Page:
Flossmoor Water Supply Project
The Village of Flossmoor’s clean potable water supply is purchased from the Village of Homewood. Currently, Lake Michigan water that has been treated by the Chicago Department of Water Management at its Sawyer Water Purification Plant is sold to the City of Harvey and then to Homewood before being sold to the Village of Flossmoor.
Homewood is switching its water supplier from the City of Harvey to the City of Chicago Heights, which will, in turn, change the water supplier for the Village of Flossmoor.
Chicago Heights receives potable water from the City of Hammond, Indiana, which has its own Lake Michigan water intake and treatment plant.
Flossmoor will continue to receive Lake Michigan water. As part of the changeover, the Village of Flossmoor has conducted a series of water quality studies to ensure the transition from the Chicago-supplied Lake Michigan water to the Hammond-supplied Lake Michigan water is not anticipated to result in an increased likelihood of corrosion resulting in elevated lead or copper levels.
However, aesthetic variations including slight taste and odor differences may occur as a result of a change in the different treatment method between the two suppliers. Any taste or odor differences should be temporary and are not an indication of any health or safety concerns. If you are concerned by your water’s taste or odor or have any questions regarding the water quality in your area, please contact the Flossmoor Public Works Department at (708) 957-4100.
Chlorination is one of many methods that is used to disinfect water and protect it all the way to your home. The Chicago Department of Water Management uses chlorination to disinfect water, while Hammond, Indiana, uses a a process called chloramination to disinfect and protect the treated water. Chloramination adds steps during the treatment process, but uses less chlorine and develops equally as effective and longer lasting protection than chlorination. The IEPA recognizes both as common and approved treatment methods. Due to this difference, the period of transition may cause a change in odor or taste, it is not a risk to health or safety.
To prevent or mitigate aesthetic changes and to facilitate the water source transition, the Village of Flossmoor will conduct hydrant flushing. During hydrant flushing activities, residents are encouraged to participate in private side flushing by running faucets and showers for two to five minutes. The Village will notify residents via the Village website and written door hangers as to when private side flushing is encouraged.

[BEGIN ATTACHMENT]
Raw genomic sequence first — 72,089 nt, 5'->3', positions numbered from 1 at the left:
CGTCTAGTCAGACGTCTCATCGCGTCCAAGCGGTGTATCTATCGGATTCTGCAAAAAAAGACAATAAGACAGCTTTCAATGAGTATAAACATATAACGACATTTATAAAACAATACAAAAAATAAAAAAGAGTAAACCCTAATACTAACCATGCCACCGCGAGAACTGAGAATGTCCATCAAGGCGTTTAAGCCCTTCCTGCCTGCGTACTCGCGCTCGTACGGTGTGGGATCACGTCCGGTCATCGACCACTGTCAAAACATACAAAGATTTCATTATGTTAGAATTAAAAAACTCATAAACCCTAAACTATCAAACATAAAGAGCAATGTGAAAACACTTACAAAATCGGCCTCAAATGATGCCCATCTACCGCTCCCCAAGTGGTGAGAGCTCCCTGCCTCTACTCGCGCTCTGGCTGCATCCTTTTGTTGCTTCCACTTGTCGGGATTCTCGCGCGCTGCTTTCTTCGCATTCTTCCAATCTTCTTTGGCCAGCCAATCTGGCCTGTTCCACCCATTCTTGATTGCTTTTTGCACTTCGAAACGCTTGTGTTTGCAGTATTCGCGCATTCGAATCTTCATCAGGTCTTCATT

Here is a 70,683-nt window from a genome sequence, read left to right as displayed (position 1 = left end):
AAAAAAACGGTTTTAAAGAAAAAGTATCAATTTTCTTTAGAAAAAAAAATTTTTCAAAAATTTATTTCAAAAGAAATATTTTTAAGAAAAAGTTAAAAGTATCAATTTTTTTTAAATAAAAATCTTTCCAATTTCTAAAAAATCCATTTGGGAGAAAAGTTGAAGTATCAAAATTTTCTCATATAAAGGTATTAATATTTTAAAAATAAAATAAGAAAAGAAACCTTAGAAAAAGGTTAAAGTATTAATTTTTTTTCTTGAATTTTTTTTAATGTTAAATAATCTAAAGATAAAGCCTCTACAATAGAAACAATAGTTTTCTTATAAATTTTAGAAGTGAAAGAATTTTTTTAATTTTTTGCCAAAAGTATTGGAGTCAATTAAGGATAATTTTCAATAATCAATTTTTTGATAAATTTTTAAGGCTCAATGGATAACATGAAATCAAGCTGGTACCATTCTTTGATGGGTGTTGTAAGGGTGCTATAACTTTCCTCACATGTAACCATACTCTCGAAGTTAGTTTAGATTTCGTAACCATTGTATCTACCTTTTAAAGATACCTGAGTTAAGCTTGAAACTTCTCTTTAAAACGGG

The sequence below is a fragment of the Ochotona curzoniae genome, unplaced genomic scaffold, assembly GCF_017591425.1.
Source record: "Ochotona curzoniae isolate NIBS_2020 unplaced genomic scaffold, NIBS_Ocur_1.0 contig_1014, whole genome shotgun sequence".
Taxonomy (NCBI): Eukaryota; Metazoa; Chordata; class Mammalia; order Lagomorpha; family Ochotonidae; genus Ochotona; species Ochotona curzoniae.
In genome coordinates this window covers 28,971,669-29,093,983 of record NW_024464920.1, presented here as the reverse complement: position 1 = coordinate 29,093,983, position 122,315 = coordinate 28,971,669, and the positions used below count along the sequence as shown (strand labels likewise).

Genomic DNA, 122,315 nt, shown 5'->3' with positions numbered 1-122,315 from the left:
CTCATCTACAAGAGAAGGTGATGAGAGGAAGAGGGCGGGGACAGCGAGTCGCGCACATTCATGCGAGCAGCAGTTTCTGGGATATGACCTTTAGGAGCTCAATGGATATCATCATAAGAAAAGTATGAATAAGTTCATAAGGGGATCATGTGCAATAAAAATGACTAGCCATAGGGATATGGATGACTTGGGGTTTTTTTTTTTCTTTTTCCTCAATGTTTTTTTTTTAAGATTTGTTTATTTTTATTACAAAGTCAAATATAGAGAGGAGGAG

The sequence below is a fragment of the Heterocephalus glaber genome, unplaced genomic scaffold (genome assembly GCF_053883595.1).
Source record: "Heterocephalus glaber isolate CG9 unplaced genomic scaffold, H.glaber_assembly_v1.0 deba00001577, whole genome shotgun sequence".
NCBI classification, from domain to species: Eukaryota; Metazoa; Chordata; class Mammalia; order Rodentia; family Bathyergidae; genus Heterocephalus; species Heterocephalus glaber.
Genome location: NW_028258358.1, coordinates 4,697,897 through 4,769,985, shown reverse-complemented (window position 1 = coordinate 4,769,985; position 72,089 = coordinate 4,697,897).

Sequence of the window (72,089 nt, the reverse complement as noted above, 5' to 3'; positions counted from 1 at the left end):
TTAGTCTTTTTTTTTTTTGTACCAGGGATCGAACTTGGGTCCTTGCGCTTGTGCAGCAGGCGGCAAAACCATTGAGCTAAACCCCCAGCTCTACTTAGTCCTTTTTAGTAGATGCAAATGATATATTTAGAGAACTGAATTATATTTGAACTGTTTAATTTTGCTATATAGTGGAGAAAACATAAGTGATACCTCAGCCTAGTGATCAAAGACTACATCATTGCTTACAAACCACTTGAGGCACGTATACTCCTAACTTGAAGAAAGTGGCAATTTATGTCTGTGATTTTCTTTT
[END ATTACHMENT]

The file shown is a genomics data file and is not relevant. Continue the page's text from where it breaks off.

The change in water sources is estimated to occur from late July 2022 through October 2022. While the water will be safe during the entirety of the transition, there may be aesthetic changes to the taste and odor of your water based on the different treatment procedures the two different suppliers use, both of which are safe and accepted treatment procedures. The water source will still be Lake Michigan and the water will be maintained at the highest quality.
The Village of Flossmoor will be on a fixed rate structure for the supply cost with the Village of Homewood for the next 25 years, the length of the contract between Homewood and Chicago Heights. The supply portion of the water rate will be capped at a 3 percent increase each year.
In addition to supplying more than 26,400 metered service connections within its own incorporated boundaries, Hammond conveys and sells potable water to the cities and towns of Griffith, Highland, Whiting and Munster, Indiana, as well as, South Holland, Calumet City, Ford Heights, Burnham, Lynwood, Lansing, Thornton, Glenwood and Chicago Heights, Illinois.
The Villages of Homewood and Flossmoor have been working diligently to follow all federal and state EPA guidelines and testing protocols. In November 2020, we started performing a corrosion control study to understand the potential impacts of the new potable water source on our system. We took actual water service pipe sections from the Villages of Homewood and Flossmoor systems and connected them to the pumping station we will use with the new supplier and then pumped the water through the pipes, just like we will when the new water source transmission line is operational.
Daily water samples (32,964 as of 9/9/2021) have been taken from this “test system”, and all data has shown that the new system will provide the high-quality water our customers expect. This study will also inform the steps we will take before transitioning the water line to ensure we are prepared to mitigate any aesthetic issues that may come up. Daily testing will continue throughout the transition to the new water supplier.
Additionally, each step of this project has been regulated and approved by the Illinois EPA, including the appropriate permitting to enable the switch from water suppliers.